If you feel that your circumstances warrant some kind of change but you're unwilling to replace your policy, the appropriate strategy may be to simply change your level of coverage. This involves adjusting the amount of the death benefit (either up or down) payable to your beneficiary if you die and will often require a corresponding adjustment to your premium. Reasons to alter your coverage level might include marriage or divorce, children or other additions to your family, employment changes, and changes to your financial situation.

Transferring Policies

Under certain circumstances, it may be to your advantage to transfer all the interest in your life insurance policy to another party. This is generally known as a transfer of ownership or an absolute assignment and involves assigning ownership of the policy to someone other than you, the person named as the insured party. Such transfers are an exception to the general rule that the owner of a life insurance policy and the insured are one and the same. You may also be able to transfer some--rather than all—of the ownership rights in your policy. However, flexibility in terms of ownership rights will vary from one policy to the next, so read the appropriate clauses in your contract. A transfer may be an appropriate option if you want to use some of the interest in your policy as collateral for a bank loan and may be advantageous for tax and other reasons, as well.

Transfer-For-Value Rule

Section 101(a) (1) of the Internal Revenue Code provides for the income tax free status of life insurance death benefits paid to your beneficiary upon your death. The transfer-for-value rule is an important exception to this general rule. If you transfer an interest in your policy to another party in exchange for valuable consideration, Section 101(a)(1) no longer applies, meaning that the portion of death benefits paid under the policy exceeding the value of the consideration paid by the transferee plus any premiums paid by the transferee after the transfer, may now be subject to income tax. Thus, you should find out how this might apply to you if you are considering a transfer of all or part of your policy.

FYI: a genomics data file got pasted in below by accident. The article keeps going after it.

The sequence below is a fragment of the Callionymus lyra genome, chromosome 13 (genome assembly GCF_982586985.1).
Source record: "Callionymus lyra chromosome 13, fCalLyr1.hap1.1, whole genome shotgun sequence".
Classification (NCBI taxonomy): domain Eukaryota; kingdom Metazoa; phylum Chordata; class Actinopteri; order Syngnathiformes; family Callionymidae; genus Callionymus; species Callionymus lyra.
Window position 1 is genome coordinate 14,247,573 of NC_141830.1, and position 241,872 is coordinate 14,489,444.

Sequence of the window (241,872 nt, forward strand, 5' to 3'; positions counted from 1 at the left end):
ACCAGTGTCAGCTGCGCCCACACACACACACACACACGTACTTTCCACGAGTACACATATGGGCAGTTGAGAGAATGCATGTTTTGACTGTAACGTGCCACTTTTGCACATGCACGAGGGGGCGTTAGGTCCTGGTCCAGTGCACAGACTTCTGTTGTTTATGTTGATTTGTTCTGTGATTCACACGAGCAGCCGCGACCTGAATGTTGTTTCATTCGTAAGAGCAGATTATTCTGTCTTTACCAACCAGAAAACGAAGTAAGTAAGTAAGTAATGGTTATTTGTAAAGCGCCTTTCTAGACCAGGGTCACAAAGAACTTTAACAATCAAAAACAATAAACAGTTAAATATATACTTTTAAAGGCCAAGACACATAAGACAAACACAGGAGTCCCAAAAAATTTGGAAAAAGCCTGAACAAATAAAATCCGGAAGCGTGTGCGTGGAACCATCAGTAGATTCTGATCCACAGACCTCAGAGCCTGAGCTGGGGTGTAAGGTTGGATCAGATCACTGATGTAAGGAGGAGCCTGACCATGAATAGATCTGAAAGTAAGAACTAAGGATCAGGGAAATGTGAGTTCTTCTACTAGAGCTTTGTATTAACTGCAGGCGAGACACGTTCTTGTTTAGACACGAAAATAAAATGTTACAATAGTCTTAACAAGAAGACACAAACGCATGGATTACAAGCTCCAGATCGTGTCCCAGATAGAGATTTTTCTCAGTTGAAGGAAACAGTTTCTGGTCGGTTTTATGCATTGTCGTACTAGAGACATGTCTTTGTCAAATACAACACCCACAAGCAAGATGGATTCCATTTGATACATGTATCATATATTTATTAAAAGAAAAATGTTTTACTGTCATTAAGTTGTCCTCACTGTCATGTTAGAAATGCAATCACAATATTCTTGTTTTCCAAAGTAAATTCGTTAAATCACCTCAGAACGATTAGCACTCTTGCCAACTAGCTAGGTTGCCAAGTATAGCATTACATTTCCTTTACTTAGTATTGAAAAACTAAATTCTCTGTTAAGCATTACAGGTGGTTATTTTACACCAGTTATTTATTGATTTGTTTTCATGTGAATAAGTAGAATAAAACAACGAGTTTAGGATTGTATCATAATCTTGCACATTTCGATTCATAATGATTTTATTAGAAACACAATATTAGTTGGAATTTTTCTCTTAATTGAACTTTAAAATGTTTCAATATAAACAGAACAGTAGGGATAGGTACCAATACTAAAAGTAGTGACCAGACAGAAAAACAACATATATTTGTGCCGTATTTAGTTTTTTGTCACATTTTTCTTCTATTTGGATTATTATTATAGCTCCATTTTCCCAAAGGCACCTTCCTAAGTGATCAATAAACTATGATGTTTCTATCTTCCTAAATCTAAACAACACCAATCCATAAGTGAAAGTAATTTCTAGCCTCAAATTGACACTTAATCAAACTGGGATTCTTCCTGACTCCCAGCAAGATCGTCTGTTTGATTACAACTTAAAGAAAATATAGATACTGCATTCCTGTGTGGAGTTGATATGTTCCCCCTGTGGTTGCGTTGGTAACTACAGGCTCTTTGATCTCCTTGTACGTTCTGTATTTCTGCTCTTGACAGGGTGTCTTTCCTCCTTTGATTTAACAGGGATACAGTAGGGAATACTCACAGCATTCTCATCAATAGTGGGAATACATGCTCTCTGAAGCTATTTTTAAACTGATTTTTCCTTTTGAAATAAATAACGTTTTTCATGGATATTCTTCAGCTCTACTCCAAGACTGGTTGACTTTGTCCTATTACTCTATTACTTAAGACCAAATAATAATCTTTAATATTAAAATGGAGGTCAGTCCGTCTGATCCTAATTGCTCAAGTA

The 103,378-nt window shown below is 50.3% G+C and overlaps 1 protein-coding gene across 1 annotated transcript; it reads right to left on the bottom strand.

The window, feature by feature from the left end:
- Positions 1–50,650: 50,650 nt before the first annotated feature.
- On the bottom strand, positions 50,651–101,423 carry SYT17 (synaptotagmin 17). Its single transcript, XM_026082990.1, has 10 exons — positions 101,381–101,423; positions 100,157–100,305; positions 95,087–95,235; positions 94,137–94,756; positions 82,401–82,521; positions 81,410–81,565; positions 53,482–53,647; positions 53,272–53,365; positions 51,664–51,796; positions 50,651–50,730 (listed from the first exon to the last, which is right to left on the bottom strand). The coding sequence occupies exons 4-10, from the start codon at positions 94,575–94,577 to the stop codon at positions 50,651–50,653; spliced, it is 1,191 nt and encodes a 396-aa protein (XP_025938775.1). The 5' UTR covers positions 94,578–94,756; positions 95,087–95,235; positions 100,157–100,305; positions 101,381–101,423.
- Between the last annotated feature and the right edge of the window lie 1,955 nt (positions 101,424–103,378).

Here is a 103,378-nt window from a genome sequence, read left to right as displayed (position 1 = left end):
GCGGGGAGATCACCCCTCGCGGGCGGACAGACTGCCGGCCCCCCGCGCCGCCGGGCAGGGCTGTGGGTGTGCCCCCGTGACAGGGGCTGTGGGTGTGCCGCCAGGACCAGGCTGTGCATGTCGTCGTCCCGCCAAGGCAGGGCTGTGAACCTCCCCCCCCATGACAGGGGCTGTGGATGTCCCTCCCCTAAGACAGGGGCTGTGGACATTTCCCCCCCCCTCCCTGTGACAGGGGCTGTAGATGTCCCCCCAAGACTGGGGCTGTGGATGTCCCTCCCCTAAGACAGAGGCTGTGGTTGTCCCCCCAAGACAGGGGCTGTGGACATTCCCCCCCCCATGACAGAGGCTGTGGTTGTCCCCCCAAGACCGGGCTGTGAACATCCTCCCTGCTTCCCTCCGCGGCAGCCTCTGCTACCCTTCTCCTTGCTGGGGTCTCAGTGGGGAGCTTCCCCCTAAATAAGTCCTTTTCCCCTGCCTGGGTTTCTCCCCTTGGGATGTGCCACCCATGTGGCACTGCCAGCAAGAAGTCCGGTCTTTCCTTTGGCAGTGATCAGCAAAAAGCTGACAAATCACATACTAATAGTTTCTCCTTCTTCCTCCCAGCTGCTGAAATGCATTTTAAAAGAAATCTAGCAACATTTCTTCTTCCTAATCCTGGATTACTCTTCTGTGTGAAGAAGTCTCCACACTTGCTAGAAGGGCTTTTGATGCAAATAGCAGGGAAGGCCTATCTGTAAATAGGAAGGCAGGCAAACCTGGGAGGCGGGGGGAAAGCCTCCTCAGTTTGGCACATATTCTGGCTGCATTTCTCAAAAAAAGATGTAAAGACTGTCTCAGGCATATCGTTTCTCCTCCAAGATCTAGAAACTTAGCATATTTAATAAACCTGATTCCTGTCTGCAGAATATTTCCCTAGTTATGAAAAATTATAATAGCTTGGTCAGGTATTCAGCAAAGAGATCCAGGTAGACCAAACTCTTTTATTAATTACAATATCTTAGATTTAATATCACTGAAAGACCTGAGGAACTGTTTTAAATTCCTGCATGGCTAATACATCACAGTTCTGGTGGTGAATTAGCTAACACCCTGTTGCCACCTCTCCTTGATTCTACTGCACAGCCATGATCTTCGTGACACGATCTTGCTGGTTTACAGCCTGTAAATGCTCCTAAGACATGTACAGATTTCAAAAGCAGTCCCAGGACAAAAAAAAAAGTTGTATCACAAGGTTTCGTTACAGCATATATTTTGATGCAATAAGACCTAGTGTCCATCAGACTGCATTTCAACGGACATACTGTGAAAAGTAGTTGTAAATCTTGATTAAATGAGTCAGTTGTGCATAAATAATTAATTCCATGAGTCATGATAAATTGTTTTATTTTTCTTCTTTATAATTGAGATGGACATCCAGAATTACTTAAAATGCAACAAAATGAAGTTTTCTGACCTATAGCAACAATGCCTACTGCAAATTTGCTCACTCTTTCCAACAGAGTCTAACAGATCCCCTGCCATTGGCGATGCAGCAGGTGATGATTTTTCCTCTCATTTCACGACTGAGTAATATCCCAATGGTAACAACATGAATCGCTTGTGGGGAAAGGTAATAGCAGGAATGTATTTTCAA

This material was prepared by Broadridge Investor Communication Solutions, Inc., and does not necessarily represent the views of The Retirement Group or FSC Financial Corp. This information should not be construed as investment advice. Neither the named Representatives nor Broker/Dealer gives tax or legal advice. All information is believed to be from reliable sources; however, we make no representation as to its completeness or accuracy. The publisher is not engaged in rendering legal, accounting or other professional services. If other expert assistance is needed, the reader is advised to engage the services of a competent professional. Please consult your Financial Advisor for further information or call 800-900-5867.

 

The Retirement Group is not affiliated with nor endorsed by fidelity.com, netbenefits.fidelity.com, hewitt.com, resources.hewitt.com, access.att.com, ING Retirement, AT&T, Qwest, Chevron, Hughes, Northrop Grumman, Raytheon, ExxonMobil, Glaxosmithkline, Merck, Pfizer, Verizon, Bank of America, Alcatel-Lucent or by your employer. We are an independent financial advisory group that specializes in transition planning and lump sum distribution. Please call our office at 800-900-5867 if you have additional questions or need help in the retirement planning process.

 

The Retirement Group is a Registered Investment Advisor not affiliated with FSC Securities and may be reached at www.theretirementgroup.com.



TRG Retirement Guide

Tags: Financial Planning, Lump Sum, Pension, Retirement Planning